Followers are what makes TwitterTM work. A tweet without followers is like a tree that falls in the forest and no one is around to see it — does it make a sound?
But while you may want more followers, you probably don’t want more trackers. That’s why Twitter was one of the first large sites to recognize Do Not Track (DNT), a browser setting that tells companies that you don’t want your activities across different websites to be combined into a single profile for ads and such. Twitter has access to this kind of cross-site data due to the proliferation of Twitter buttons and social widgets across millions of websites.
Twitter explains: “When you turn on DNT in your browser, we stop collecting the information that allows us to tailor Twitter based on your recent visits to websites that have integrated our buttons or widgets.” So if you have blocked tracking through Privacyfix, you are already sending the Do Not Track signal. If not, you can also make the selection in Twitter’s controls (look under “Personalization”).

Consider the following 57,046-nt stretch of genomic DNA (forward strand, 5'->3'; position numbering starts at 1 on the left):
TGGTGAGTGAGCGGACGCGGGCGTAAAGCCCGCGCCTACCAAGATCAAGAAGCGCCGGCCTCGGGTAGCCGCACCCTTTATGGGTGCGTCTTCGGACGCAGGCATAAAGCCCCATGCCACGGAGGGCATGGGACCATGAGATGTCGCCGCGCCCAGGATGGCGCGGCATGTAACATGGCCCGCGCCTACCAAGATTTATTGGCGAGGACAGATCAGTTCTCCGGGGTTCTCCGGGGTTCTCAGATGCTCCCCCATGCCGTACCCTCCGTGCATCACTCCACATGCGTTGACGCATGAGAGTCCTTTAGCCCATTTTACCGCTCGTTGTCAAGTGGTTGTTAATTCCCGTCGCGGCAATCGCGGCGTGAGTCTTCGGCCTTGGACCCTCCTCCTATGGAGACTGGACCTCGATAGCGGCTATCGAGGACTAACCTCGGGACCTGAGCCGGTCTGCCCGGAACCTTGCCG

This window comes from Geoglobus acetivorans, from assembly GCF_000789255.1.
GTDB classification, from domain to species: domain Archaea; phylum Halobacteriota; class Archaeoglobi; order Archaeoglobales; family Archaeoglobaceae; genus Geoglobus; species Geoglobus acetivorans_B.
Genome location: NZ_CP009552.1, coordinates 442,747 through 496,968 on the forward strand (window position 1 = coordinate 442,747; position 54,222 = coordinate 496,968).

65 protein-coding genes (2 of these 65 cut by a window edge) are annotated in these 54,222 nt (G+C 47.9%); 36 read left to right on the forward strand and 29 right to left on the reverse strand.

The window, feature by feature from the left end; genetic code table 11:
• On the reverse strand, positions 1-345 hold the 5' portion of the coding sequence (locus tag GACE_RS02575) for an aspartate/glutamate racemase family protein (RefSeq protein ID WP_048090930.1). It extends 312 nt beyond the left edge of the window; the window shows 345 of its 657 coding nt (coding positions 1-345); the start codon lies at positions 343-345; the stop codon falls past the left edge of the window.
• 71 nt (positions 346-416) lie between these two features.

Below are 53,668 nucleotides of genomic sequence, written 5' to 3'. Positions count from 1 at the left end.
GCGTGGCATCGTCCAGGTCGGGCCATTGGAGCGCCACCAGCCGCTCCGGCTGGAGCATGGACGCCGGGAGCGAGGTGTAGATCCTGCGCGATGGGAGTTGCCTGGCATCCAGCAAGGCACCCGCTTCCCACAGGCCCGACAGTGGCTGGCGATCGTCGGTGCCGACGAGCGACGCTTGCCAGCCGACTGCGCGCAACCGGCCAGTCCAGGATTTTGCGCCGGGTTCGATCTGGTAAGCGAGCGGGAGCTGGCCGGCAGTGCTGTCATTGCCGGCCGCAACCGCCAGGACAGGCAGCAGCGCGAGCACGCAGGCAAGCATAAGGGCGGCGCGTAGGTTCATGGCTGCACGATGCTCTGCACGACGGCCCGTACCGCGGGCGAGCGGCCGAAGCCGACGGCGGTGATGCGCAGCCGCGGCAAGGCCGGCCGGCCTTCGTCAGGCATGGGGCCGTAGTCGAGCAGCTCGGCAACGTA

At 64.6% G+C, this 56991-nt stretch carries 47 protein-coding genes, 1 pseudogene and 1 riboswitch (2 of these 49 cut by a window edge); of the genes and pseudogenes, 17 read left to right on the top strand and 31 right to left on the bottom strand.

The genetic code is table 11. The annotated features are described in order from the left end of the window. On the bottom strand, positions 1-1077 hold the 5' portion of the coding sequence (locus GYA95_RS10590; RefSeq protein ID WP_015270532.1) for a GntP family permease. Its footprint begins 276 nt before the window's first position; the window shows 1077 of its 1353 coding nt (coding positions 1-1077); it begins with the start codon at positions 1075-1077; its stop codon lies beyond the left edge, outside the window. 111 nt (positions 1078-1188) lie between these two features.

As with nearly all privacy choices, there’s a tradeoff. If you don’t allow Twitter to collect this data, they also won’t be able to personalize “Who to follow” suggestions. Personally, the list of people I follow should be enough for Twitter to customize these suggestions, without the need to collect my overall browsing history, too.